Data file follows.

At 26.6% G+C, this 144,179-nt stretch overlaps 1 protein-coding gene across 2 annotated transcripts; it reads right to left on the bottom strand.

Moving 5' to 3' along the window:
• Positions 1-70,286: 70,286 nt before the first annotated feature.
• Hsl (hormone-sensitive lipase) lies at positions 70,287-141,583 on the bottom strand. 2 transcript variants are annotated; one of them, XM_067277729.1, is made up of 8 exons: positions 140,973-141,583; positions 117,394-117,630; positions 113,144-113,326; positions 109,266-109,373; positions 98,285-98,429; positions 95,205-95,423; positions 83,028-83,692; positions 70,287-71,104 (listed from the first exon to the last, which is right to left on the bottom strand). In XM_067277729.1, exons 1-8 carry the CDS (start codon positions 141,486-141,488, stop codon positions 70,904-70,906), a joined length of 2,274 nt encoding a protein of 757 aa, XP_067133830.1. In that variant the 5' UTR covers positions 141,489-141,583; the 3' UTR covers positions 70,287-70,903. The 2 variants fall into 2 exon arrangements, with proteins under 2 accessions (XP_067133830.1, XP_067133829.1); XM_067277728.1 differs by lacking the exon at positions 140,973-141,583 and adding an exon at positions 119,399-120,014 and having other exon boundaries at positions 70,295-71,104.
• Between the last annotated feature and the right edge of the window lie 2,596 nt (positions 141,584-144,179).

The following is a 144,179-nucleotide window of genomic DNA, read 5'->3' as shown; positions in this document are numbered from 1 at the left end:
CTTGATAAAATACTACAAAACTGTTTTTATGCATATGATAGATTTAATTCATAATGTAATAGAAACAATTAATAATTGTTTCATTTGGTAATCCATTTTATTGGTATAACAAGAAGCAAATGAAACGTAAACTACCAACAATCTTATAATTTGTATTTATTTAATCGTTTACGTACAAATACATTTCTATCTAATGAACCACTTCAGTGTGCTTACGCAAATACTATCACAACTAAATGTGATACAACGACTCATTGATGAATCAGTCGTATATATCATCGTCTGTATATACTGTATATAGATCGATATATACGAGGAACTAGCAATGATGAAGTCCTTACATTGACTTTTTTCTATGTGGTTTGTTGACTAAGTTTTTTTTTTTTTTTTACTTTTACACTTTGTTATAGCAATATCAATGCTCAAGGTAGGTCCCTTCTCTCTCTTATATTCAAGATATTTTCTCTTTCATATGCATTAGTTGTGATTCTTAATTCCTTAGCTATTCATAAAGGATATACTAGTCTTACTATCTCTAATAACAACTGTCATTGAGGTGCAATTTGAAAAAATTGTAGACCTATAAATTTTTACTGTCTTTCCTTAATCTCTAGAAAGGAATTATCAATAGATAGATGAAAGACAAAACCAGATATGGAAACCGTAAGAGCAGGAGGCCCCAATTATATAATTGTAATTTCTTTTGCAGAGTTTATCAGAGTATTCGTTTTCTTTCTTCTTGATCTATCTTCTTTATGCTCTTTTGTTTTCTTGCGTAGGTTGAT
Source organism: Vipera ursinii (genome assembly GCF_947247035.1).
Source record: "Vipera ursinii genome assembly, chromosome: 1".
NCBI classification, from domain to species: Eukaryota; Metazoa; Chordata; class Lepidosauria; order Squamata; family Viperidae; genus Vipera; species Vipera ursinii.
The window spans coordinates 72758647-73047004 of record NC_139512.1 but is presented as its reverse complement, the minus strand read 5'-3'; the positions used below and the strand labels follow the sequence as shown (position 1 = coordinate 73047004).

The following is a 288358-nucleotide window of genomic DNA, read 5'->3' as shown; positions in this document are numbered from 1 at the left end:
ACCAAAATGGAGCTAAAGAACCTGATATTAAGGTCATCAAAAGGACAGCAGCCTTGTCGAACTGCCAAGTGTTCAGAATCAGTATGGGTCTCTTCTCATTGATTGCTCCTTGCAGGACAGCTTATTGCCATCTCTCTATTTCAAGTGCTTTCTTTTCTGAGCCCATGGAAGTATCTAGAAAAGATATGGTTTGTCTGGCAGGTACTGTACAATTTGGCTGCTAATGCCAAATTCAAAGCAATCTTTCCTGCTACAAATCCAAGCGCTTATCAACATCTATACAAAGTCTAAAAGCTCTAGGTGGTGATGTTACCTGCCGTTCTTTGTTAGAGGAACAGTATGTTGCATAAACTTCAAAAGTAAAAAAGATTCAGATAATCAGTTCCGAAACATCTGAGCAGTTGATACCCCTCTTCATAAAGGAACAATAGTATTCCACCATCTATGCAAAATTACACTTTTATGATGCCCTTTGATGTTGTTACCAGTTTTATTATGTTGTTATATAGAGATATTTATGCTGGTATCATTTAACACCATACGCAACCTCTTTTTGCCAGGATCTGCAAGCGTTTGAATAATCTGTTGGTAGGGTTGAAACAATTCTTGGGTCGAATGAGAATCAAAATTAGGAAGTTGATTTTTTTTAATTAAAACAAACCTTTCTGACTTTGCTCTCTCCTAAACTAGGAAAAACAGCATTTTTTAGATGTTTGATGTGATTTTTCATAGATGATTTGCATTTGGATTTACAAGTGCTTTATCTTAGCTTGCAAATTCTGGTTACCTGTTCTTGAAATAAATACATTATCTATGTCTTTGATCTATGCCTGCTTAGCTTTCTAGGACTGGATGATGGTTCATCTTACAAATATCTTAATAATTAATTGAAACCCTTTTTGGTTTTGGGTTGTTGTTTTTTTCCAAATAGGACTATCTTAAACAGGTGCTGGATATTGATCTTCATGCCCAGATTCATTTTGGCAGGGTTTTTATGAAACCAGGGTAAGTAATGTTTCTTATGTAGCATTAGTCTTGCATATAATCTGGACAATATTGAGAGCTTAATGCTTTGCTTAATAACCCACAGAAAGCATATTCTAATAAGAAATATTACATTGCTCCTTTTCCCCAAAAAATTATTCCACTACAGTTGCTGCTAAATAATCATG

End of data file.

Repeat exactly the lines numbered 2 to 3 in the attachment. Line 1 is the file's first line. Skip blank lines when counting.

Moving 5' to 3' along the window:
• Positions 1-70,286: 70,286 nt before the first annotated feature.